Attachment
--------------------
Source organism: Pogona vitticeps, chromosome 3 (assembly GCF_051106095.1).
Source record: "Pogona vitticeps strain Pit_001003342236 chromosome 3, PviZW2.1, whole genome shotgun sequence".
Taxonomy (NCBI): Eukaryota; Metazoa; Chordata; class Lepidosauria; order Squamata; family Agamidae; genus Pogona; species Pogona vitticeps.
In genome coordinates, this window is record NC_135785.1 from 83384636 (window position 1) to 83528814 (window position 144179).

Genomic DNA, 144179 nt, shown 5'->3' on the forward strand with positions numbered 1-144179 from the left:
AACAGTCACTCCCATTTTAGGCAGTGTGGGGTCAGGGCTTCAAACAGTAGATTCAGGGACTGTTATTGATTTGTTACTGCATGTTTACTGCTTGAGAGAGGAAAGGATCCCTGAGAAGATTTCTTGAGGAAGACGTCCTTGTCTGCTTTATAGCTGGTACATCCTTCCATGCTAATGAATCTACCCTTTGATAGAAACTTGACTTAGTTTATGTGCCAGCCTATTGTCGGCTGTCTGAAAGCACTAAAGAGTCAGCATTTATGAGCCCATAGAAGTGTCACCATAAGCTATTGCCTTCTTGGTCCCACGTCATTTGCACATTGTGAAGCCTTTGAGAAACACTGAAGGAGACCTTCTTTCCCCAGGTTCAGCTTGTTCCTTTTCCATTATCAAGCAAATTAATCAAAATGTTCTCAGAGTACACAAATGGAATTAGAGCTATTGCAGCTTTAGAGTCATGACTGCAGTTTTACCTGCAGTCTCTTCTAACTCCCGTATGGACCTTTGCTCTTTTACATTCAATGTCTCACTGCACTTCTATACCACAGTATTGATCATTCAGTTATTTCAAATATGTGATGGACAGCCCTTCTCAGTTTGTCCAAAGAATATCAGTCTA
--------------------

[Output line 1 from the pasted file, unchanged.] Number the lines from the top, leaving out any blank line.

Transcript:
Source organism: Pogona vitticeps, chromosome 3 (assembly GCF_051106095.1).